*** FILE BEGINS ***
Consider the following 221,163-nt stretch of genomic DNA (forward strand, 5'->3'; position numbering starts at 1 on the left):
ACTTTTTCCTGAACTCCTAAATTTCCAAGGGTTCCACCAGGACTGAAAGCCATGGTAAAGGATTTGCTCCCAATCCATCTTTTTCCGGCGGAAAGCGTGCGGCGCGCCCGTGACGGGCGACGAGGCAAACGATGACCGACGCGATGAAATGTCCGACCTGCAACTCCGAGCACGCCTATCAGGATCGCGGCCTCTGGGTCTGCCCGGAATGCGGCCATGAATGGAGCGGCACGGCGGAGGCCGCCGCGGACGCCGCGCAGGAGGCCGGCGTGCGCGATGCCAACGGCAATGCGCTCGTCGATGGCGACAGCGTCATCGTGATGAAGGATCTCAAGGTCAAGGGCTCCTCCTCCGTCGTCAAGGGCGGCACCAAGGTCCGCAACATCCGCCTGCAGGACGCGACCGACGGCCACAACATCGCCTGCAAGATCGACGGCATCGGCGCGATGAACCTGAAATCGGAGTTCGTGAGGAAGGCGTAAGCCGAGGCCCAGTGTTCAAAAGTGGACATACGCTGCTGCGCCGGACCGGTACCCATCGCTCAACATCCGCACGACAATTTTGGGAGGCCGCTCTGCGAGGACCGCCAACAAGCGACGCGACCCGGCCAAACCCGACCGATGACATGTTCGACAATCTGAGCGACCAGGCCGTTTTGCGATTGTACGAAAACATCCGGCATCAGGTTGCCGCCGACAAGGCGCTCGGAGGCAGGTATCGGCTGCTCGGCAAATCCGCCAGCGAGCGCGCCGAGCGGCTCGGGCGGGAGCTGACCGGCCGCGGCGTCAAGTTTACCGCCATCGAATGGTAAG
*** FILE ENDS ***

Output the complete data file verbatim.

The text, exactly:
Consider the following 221,163-nt stretch of genomic DNA (forward strand, 5'->3'; position numbering starts at 1 on the left):
ACTTTTTCCTGAACTCCTAAATTTCCAAGGGTTCCACCAGGACTGAAAGCCATGGTAAAGGATTTGCTCCCAATCCATCTTTTTCCGGCGGAAAGCGTGCGGCGCGCCCGTGACGGGCGACGAGGCAAACGATGACCGACGCGATGAAATGTCCGACCTGCAACTCCGAGCACGCCTATCAGGATCGCGGCCTCTGGGTCTGCCCGGAATGCGGCCATGAATGGAGCGGCACGGCGGAGGCCGCCGCGGACGCCGCGCAGGAGGCCGGCGTGCGCGATGCCAACGGCAATGCGCTCGTCGATGGCGACAGCGTCATCGTGATGAAGGATCTCAAGGTCAAGGGCTCCTCCTCCGTCGTCAAGGGCGGCACCAAGGTCCGCAACATCCGCCTGCAGGACGCGACCGACGGCCACAACATCGCCTGCAAGATCGACGGCATCGGCGCGATGAACCTGAAATCGGAGTTCGTGAGGAAGGCGTAAGCCGAGGCCCAGTGTTCAAAAGTGGACATACGCTGCTGCGCCGGACCGGTACCCATCGCTCAACATCCGCACGACAATTTTGGGAGGCCGCTCTGCGAGGACCGCCAACAAGCGACGCGACCCGGCCAAACCCGACCGATGACATGTTCGACAATCTGAGCGACCAGGCCGTTTTGCGATTGTACGAAAACATCCGGCATCAGGTTGCCGCCGACAAGGCGCTCGGAGGCAGGTATCGGCTGCTCGGCAAATCCGCCAGCGAGCGCGCCGAGCGGCTCGGGCGGGAGCTGACCGGCCGCGGCGTCAAGTTTACCGCCATCGAATGGTAAG